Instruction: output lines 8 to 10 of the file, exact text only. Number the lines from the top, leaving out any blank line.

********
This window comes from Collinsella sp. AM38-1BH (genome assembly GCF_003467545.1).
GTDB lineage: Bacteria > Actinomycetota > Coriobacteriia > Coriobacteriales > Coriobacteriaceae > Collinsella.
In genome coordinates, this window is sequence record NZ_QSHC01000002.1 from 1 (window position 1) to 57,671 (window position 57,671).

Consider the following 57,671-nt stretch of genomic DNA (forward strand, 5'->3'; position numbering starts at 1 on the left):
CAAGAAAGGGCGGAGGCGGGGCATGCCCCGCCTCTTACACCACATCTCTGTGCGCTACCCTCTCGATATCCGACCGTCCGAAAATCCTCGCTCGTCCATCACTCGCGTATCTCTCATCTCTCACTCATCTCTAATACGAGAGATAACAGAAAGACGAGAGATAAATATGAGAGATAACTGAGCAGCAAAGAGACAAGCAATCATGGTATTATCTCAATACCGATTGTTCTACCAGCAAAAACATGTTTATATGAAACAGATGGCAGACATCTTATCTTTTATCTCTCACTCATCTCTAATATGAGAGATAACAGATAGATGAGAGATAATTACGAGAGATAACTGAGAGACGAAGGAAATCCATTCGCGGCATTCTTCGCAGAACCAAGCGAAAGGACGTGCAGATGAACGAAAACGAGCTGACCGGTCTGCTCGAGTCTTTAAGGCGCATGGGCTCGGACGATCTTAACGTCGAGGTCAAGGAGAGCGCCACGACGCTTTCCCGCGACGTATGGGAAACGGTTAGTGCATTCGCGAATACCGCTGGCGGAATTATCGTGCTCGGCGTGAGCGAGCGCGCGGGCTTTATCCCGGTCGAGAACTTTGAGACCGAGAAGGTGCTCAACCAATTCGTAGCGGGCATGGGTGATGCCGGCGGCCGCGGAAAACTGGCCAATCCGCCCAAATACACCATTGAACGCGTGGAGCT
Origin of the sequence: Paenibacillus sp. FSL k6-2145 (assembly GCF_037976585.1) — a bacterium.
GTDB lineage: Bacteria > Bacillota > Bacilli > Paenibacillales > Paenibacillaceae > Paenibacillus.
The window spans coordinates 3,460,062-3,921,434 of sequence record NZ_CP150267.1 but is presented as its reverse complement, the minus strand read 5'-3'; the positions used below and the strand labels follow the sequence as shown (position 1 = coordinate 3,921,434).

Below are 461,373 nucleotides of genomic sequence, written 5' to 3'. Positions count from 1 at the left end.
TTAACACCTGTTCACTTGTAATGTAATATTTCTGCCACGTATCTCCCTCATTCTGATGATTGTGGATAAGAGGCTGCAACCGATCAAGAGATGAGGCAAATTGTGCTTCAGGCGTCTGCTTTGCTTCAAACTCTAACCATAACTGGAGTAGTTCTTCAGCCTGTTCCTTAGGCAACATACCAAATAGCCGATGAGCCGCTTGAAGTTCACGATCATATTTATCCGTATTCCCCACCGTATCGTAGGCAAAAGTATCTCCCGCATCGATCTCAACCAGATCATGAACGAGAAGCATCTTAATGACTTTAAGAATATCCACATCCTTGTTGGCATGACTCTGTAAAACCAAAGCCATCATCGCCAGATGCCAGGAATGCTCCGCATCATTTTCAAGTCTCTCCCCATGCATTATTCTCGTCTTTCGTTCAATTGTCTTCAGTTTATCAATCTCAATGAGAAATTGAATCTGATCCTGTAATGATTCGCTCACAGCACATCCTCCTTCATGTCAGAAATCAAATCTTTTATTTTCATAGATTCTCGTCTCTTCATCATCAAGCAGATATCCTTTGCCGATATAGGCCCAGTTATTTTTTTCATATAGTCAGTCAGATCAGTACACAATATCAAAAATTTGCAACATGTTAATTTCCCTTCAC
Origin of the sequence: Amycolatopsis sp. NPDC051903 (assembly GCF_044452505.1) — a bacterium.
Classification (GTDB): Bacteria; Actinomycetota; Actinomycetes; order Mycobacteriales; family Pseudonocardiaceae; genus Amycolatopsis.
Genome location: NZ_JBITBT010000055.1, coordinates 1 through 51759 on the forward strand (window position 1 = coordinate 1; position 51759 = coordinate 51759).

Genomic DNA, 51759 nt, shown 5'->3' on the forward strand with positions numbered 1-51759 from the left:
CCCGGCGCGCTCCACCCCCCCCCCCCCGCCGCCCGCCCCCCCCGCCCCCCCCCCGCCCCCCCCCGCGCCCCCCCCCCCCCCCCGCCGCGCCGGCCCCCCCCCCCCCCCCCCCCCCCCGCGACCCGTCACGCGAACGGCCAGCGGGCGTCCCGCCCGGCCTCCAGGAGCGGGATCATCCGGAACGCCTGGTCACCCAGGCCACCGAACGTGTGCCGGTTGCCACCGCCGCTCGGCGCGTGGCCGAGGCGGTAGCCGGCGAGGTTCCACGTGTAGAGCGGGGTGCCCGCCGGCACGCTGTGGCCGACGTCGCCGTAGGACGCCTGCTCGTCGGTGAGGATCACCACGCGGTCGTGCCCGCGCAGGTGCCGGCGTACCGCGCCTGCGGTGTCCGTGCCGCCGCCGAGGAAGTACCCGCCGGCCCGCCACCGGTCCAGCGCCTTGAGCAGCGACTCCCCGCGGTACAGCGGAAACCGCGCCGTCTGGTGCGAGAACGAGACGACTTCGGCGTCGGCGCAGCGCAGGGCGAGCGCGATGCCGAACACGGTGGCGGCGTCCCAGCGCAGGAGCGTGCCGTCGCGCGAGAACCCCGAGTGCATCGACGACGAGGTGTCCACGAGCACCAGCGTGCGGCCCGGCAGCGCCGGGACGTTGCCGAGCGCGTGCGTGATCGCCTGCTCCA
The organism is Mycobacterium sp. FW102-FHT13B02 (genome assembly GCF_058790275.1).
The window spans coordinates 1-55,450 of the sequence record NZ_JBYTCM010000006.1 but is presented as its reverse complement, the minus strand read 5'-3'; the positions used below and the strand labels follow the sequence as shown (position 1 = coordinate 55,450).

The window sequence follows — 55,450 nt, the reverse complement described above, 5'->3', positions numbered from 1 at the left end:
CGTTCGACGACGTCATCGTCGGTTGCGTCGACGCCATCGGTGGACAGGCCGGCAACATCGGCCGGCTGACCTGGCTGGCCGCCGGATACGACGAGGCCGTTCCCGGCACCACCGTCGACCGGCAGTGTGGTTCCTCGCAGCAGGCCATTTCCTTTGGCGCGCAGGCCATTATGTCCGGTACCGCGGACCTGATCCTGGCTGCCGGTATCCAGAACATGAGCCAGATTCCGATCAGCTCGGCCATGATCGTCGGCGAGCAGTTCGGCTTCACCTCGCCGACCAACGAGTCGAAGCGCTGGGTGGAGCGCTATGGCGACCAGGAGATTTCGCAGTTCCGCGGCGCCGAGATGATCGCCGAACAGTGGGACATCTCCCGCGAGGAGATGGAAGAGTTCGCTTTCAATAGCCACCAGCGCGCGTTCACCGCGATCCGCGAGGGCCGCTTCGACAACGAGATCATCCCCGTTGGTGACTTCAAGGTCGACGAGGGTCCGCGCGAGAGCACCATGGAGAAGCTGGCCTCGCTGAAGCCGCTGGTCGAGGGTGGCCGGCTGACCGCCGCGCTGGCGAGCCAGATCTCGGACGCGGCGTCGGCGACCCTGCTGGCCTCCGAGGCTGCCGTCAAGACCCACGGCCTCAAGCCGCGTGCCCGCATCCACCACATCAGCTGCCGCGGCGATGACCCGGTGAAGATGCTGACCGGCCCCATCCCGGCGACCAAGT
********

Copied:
The window spans coordinates 3,460,062-3,921,434 of sequence record NZ_CP150267.1 but is presented as its reverse complement, the minus strand read 5'-3'; the positions used below and the strand labels follow the sequence as shown (position 1 = coordinate 3,921,434).

Below are 461,373 nucleotides of genomic sequence, written 5' to 3'. Positions count from 1 at the left end.
TTAACACCTGTTCACTTGTAATGTAATATTTCTGCCACGTATCTCCCTCATTCTGATGATTGTGGATAAGAGGCTGCAACCGATCAAGAGATGAGGCAAATTGTGCTTCAGGCGTCTGCTTTGCTTCAAACTCTAACCATAACTGGAGTAGTTCTTCAGCCTGTTCCTTAGGCAACATACCAAATAGCCGATGAGCCGCTTGAAGTTCACGATCATATTTATCCGTATTCCCCACCGTATCGTAGGCAAAAGTATCTCCCGCATCGATCTCAACCAGATCATGAACGAGAAGCATCTTAATGACTTTAAGAATATCCACATCCTTGTTGGCATGACTCTGTAAAACCAAAGCCATCATCGCCAGATGCCAGGAATGCTCCGCATCATTTTCAAGTCTCTCCCCATGCATTATTCTCGTCTTTCGTTCAATTGTCTTCAGTTTATCAATCTCAATGAGAAATTGAATCTGATCCTGTAATGATTCGCTCACAGCACATCCTCCTTCATGTCAGAAATCAAATCTTTTATTTTCATAGATTCTCGTCTCTTCATCATCAAGCAGATATCCTTTGCCGATATAGGCCCAGTTATTTTTTTCATATAGTCAGTCAGATCAGTACACAATATCAAAAATTTGCAACATGTTAATTTCCCTTCAC